How Freelancers Need to Prepare to Get Their Mortgage Approved
As soon as I told the mortgage broker I have my own business, I got that long stare followed by silence.
That look of doubt and I could see the thoughts going through his head: 'Here we go again. A so-called ‘freelancer’ with no consistent income.’
Straight away, I know the chance of getting a mortgage with a reasonable interest rate was somewhere between low and zero. Or any mortgage at all!
Of course, mortgage providers and lenders favour applicants working in a permanent job over somebody who’s self-employed or freelancing.
And why wouldn’t they? They want an applicant who can pay the mortgage.
But, things have changed.
There’s been an increase in freelancers setting up their own business, the work available and businesses are hiring freelancers more than ever.
And there are a lot of successful freelancers and many with consistent income out there!
I get that lenders need to know a mortgage will be paid off, but isn’t that why mortgage insurance exists? And such a thing called a ‘mortgage holiday’? Even permanent employees face redundancies, lay-offs and changes to their contracts — much more now than they used to.
Yet, lenders continue to have these pre-conceived ideas that freelancers don’t earn enough, that they’re not in long-term work or have times of no work at all.
But freelancers need and want to buy a home, too!
Which is why lenders need to let go of this old-school way of thinking and assumptions.
But until they do, freelancers and business owners have to dive deep and come up with much more evidence to show that, yes, they can afford and are able to pay off a mortgage.
Here’s what you can prepare to show lenders you can afford a mortgage:
File monthly bank statements
I can’t emphasise this enough. Lenders will want to see records of what you’ve earned going back at least the last 6 months. Keep either PDFs, screenshots and even hard copies of monthly bank statements.
Highlight expenses and income on statements
If you’re really savvy and want to make the lender’s job easier, print off some bank statements. Then, highlight the expenses in one colour and your income in another colour so they can easily pick out income and outgoings. I did this when I was renting and it was clear for them to see. Then there was no way they could argue with it.
Complete your most recent tax return
Boring as it is, a lender won’t care if you earned £40,000 in the last tax year. They’ll want to know what you earned in the last 6 months. Keep a record in the form of a screenshot or PDF (and hard copies if possible)of your tax return for at least the last two years.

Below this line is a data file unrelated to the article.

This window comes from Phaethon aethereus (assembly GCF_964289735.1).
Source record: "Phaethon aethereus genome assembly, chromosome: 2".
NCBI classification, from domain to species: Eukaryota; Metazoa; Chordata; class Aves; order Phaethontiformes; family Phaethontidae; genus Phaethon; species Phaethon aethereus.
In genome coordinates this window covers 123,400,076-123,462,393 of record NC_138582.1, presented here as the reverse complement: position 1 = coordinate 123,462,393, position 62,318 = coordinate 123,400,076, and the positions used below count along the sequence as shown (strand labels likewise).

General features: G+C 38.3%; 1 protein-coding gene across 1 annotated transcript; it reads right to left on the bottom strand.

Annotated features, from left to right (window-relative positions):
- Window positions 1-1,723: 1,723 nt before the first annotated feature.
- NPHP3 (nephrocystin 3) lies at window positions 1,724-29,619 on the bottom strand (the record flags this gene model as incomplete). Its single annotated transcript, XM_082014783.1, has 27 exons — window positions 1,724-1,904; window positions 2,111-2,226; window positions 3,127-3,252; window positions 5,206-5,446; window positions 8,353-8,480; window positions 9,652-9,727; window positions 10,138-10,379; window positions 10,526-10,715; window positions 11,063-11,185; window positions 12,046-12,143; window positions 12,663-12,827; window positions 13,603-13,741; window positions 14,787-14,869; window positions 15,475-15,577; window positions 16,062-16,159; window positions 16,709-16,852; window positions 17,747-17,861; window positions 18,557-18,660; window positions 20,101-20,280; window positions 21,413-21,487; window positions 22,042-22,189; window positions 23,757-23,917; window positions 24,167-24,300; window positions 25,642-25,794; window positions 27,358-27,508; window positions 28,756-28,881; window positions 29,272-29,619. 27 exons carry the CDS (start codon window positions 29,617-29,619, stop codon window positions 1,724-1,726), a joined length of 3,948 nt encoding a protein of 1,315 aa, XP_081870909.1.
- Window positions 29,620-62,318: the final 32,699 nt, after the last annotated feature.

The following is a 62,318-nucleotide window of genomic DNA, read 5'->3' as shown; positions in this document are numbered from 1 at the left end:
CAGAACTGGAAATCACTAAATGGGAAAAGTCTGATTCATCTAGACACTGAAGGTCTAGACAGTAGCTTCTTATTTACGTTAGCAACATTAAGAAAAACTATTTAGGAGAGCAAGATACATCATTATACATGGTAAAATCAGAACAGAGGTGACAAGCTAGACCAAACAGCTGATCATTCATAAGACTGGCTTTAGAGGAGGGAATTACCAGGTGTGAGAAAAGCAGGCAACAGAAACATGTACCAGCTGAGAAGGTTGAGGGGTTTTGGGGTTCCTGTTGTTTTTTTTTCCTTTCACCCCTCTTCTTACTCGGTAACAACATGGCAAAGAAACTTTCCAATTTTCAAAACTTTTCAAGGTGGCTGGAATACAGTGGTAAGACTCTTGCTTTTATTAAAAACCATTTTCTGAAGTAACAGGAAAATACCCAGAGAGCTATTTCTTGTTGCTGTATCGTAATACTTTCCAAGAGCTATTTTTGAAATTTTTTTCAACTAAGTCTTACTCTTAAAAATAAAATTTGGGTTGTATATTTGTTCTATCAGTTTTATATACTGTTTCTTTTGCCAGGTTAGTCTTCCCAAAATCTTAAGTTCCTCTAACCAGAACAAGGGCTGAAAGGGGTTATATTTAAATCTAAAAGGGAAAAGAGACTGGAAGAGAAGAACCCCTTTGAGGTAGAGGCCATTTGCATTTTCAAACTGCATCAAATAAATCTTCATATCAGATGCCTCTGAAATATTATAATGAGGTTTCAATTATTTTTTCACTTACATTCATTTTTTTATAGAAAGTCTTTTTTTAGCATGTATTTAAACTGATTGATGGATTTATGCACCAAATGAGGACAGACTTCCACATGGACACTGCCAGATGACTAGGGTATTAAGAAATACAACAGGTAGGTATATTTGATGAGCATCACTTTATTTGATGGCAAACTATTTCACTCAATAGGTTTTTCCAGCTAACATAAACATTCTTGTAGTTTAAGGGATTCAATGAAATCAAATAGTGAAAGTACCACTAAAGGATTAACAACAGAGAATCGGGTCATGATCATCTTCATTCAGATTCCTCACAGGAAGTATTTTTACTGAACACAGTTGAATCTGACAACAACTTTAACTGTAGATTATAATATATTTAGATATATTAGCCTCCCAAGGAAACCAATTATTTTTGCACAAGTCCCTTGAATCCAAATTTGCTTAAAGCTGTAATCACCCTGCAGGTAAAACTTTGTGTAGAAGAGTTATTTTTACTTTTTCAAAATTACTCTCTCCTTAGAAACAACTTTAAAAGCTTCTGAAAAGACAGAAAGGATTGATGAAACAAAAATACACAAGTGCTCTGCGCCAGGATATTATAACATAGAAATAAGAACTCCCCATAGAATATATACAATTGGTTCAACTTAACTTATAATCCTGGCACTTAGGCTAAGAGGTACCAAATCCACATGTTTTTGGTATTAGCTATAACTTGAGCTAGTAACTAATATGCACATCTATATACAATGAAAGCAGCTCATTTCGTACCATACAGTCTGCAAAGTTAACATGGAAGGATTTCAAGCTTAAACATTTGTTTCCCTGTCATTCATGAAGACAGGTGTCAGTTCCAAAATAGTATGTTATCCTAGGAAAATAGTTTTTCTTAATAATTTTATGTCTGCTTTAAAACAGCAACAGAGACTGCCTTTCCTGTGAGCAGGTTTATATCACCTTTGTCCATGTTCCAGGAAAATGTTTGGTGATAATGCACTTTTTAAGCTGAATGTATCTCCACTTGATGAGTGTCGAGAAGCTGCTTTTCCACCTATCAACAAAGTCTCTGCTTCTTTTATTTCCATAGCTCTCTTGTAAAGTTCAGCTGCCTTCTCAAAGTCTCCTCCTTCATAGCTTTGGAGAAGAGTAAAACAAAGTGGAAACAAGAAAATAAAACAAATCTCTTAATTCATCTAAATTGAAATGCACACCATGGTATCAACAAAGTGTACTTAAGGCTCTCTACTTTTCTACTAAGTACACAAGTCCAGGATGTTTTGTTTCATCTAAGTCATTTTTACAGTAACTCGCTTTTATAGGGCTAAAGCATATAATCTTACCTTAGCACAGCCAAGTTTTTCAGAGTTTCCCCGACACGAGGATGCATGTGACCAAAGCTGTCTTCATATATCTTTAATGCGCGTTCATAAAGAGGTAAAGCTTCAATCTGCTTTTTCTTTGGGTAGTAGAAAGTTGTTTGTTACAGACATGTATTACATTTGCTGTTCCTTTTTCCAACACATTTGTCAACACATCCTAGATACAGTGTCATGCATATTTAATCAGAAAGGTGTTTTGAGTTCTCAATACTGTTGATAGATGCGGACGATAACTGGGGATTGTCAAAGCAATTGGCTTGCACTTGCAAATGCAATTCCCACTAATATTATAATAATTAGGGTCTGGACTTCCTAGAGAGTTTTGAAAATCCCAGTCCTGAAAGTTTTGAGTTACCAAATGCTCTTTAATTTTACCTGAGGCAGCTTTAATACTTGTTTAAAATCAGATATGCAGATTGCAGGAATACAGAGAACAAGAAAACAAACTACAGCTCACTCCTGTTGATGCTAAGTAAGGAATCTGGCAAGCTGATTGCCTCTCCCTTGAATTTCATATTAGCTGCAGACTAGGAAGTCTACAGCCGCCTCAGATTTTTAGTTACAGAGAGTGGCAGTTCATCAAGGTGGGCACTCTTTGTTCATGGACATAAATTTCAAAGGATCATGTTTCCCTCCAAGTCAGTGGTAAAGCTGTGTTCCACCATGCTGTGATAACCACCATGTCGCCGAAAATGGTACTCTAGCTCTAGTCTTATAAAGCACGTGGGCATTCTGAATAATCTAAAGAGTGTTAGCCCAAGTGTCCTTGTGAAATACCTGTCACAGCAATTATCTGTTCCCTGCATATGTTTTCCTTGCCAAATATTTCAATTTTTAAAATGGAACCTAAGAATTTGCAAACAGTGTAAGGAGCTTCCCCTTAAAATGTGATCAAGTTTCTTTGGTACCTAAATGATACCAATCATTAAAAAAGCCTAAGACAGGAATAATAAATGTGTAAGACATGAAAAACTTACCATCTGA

Even when renting, I had to complete my tax return straight away, even though I don’t usually do it until mid-way through the year.
Pay off any credit card debts
Borrow some money over Christmas? Plan to pay off any debt as soon as you can. Give yourself enough time to do this, pay realistic amounts you can afford each month. Every time a lender does a credit check, it shows up as a negative so the best thing to do is just pay it off.
Check that credit rating
If you want to boost your credit rating, there are ways of doing this. Getting a credit card and paying for your food shopping on it, then paying it back all on one swoop or split in two, when you first get paid.
Get client references
With any employee, lenders will often want to speak to your employer to get some sort of character reference or to confirm your income. With freelancers, it will tend to work the same way. If a lender or agent is quite particular, they’ll ask to speak with one of your clients to confirm what you do and what they pay you.
Find one or two of your regular or long-term clients who are happy to provide this verification for you.
Put money aside for a deposit
Sounds obvious, but the more you can squirrel away towards a deposit each month, the better. Because the more you have as a deposit, the less you’ll need to borrow on a mortgage.
Think about what you can do without for the next 12 months. Could you change your streaming subscription? Change your broadband provider?
Every little bit can help. And if it’s an account like a Help-to-Buy ISA, you’ll get a 20% government top-up for a value of up to £12,000. It can all help.
Lenders need to look beyond and get over the fence of any unconscious bias they might have about freelancers and others who work for themselves. Fair enough, if you’re starting out and don’t have a consistent line of clients and income, that’s fine. Give yourself time to build up on that side.
But there are many very successful freelancers out there — and they all need a home to live in!
For now, there is always going to be more that freelancers must do to reach the gem of owning their own house. Even when doing it with a partner or friend, it can still feel like wading through a sinking ship.
But…it can be done!
With some solid preparation and getting all your stuff in order, the obstacles can be overcome. But lenders also need to be more open to freelancers and sole traders, too and not so quick to reject.
Need a bank or lender that’s more open to business owners and freelancers?
I’ll be providing a guide on freelancer-friendly banks and lenders in the near future.
Are you a freelancer who has managed to get a mortgage accepted? I’d love to hear about your experiences.